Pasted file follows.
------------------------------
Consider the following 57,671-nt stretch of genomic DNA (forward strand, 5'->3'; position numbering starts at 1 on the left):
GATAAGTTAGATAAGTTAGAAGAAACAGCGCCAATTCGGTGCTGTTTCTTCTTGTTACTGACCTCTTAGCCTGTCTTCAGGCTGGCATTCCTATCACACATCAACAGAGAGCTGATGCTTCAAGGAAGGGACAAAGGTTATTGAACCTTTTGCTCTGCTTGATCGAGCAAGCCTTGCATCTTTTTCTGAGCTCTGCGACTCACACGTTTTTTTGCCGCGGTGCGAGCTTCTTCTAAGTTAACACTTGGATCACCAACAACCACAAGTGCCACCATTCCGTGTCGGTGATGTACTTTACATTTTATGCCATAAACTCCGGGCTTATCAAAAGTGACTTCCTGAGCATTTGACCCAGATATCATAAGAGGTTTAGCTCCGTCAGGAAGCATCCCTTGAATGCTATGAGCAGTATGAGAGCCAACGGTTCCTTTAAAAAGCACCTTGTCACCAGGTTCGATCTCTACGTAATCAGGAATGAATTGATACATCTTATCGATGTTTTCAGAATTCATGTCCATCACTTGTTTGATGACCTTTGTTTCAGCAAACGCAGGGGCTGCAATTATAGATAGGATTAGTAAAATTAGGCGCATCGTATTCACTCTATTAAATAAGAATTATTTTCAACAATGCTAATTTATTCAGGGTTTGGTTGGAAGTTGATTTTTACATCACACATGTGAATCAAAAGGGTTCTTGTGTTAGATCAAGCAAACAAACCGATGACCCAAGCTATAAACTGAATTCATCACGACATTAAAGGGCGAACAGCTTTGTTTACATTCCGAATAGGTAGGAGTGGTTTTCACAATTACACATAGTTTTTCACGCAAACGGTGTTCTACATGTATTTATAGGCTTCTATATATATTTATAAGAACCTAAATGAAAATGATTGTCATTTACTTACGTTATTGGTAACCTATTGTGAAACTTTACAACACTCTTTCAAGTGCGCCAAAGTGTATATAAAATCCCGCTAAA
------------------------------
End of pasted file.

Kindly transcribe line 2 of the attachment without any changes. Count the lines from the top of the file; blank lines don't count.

GATAAGTTAGATAAGTTAGAAGAAACAGCGCCAATTCGGTGCTGTTTCTTCTTGTTACTGACCTCTTAGCCTGTCTTCAGGCTGGCATTCCTATCACACATCAACAGAGAGCTGATGCTTCAAGGAAGGGACAAAGGTTATTGAACCTTTTGCTCTGCTTGATCGAGCAAGCCTTGCATCTTTTTCTGAGCTCTGCGACTCACACGTTTTTTTGCCGCGGTGCGAGCTTCTTCTAAGTTAACACTTGGATCACCAACAACCACAAGTGCCACCATTCCGTGTCGGTGATGTACTTTACATTTTATGCCATAAACTCCGGGCTTATCAAAAGTGACTTCCTGAGCATTTGACCCAGATATCATAAGAGGTTTAGCTCCGTCAGGAAGCATCCCTTGAATGCTATGAGCAGTATGAGAGCCAACGGTTCCTTTAAAAAGCACCTTGTCACCAGGTTCGATCTCTACGTAATCAGGAATGAATTGATACATCTTATCGATGTTTTCAGAATTCATGTCCATCACTTGTTTGATGACCTTTGTTTCAGCAAACGCAGGGGCTGCAATTATAGATAGGATTAGTAAAATTAGGCGCATCGTATTCACTCTATTAAATAAGAATTATTTTCAACAATGCTAATTTATTCAGGGTTTGGTTGGAAGTTGATTTTTACATCACACATGTGAATCAAAAGGGTTCTTGTGTTAGATCAAGCAAACAAACCGATGACCCAAGCTATAAACTGAATTCATCACGACATTAAAGGGCGAACAGCTTTGTTTACATTCCGAATAGGTAGGAGTGGTTTTCACAATTACACATAGTTTTTCACGCAAACGGTGTTCTACATGTATTTATAGGCTTCTATATATATTTATAAGAACCTAAATGAAAATGATTGTCATTTACTTACGTTATTGGTAACCTATTGTGAAACTTTACAACACTCTTTCAAGTGCGCCAAAGTGTATATAAAATCCCGCTAAA